This article utilizes the opioid litigation to explore the three most common sets of objections to public nuisance: (1) traditionalist, (2) formalist, and (3) institutional. Public nuisance can seem unusual, even outlandish. At worst, it is a potentially capacious mechanism allowing executive branch actors to employ the judicial process to address legislative and regulatory problems. Nevertheless, its perils are easily overstated and its promise overlooked.
Learn more about the actions taken at this year’s ALI Annual Meeting, held last month, where the membership met to discuss and vote on twelve ALI project drafts.
The warranty of habitability was touted fifty years ago as a gamechanger in rebalancing power between tenants and landlords. This Article explores whether an affirmative use of the warranty, coupled with a new technology and community organizing approach, can improve tenant outcomes.
This Article uses a dramatic break in Takings jurisprudence, the Supreme Court’s June 2021 decision in Cedar Point Nursery v. Hassid, to closely scrutinize the relationship between legality and property rights.
The Law & Economics Center at George Mason University Scalia Law School recently held an event discussing the increasing use of drone technology and its intersection with the law.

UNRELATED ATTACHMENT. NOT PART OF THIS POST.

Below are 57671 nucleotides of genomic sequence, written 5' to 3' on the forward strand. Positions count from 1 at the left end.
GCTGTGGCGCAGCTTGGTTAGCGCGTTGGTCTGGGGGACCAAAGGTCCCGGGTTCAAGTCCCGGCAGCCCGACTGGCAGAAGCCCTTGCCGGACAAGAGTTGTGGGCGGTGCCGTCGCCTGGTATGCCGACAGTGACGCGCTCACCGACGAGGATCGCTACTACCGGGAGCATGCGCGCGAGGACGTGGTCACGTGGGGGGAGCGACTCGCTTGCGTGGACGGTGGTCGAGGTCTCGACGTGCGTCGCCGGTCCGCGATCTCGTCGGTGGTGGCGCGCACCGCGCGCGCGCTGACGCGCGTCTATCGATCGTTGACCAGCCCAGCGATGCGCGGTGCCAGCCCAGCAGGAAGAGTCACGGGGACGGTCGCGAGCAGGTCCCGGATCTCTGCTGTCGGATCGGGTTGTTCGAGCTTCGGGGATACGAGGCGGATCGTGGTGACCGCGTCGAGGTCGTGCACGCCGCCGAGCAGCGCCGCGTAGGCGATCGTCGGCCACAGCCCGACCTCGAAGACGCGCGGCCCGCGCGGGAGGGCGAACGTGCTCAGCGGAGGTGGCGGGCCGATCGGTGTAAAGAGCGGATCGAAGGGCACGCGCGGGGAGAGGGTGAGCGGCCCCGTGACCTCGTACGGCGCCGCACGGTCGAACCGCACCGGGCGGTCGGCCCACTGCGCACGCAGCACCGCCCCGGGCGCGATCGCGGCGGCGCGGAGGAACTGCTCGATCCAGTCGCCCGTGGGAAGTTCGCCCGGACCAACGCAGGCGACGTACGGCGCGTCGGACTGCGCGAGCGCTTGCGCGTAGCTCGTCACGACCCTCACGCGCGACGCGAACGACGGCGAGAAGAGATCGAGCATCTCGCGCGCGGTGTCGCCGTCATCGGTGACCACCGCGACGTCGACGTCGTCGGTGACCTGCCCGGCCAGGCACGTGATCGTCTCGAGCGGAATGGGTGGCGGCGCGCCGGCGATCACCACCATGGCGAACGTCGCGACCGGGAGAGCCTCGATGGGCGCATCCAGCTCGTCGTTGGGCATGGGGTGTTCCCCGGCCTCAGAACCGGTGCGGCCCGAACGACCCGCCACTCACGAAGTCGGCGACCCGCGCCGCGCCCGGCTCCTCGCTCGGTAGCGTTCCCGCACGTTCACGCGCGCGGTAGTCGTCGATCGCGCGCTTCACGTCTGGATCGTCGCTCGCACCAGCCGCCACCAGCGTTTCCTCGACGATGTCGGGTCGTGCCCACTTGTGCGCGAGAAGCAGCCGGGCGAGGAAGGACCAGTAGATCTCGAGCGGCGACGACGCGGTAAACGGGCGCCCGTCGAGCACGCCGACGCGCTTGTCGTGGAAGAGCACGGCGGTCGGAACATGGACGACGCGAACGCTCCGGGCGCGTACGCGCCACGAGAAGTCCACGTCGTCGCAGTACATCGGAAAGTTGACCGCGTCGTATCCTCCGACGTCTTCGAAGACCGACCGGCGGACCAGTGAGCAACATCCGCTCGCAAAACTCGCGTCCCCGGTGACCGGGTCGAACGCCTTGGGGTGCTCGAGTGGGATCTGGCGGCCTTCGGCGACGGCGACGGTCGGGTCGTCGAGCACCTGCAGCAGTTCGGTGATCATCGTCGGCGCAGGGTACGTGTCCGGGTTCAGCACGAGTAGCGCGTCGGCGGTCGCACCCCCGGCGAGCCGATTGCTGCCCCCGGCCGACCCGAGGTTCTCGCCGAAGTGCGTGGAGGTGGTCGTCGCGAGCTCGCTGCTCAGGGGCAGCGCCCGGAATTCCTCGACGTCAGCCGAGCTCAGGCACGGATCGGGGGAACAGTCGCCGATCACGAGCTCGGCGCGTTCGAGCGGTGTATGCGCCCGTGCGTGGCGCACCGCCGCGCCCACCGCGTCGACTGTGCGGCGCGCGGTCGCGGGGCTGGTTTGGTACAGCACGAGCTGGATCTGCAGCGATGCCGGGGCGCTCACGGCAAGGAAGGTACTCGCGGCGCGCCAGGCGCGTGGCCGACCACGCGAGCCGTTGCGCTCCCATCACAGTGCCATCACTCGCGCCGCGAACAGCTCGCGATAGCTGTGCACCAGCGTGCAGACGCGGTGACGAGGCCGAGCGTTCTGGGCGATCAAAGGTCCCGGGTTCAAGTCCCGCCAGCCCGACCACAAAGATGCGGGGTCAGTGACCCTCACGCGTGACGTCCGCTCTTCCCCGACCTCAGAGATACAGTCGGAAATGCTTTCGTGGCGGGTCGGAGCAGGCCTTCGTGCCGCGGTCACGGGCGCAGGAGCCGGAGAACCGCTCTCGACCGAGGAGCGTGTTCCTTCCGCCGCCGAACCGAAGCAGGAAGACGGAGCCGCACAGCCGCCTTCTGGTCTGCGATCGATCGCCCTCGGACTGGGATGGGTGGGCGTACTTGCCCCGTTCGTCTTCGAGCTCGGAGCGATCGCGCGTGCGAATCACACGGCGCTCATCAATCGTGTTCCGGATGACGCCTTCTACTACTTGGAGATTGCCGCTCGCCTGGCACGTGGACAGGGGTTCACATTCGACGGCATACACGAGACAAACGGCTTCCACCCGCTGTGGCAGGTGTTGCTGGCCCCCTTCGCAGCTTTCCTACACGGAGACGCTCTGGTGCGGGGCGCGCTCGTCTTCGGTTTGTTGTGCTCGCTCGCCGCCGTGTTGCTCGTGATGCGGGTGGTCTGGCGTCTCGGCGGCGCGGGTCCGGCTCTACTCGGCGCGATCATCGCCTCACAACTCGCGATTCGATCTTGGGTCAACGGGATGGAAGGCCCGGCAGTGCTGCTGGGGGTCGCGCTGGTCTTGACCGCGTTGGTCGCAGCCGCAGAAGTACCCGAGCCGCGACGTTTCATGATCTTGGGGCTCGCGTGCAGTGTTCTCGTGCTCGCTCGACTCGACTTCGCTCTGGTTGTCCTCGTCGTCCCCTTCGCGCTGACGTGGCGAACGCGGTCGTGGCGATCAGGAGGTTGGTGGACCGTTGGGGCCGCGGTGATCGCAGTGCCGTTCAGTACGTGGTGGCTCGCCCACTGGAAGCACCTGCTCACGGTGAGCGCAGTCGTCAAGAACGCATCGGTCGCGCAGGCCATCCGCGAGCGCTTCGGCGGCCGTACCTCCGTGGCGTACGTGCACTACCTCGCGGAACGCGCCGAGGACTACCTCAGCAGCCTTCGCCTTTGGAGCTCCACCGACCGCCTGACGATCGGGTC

On Feb. 18, the Law & Economics Center at George Mason University Scalia Law School is hosting the free online event “Unmanned Aerial Vehicles and Civil Justice — Can Common Law Adjust to a Drone World?”
The exposure of the weaknesses embedded in our system of public land use regulation during the crises of 2020 presents a unique and timely opportunity for serious consideration of major and minor adjustments to state statutes, local ordinances, and judicial decisions.
At its meeting on January 20 and 21, 2022, the ALI Council reviewed and discussed Council Drafts of nine projects.
The Colorado Sun has published an article discussing a new water bill in the state’s upcoming legislative session. The proposed bill seeks to prohibit speculation for pure financial gain.
Confirming expectations, the U.S. Supreme Court unanimously denied Mississippi’s claim that Tennessee is stealing its groundwater.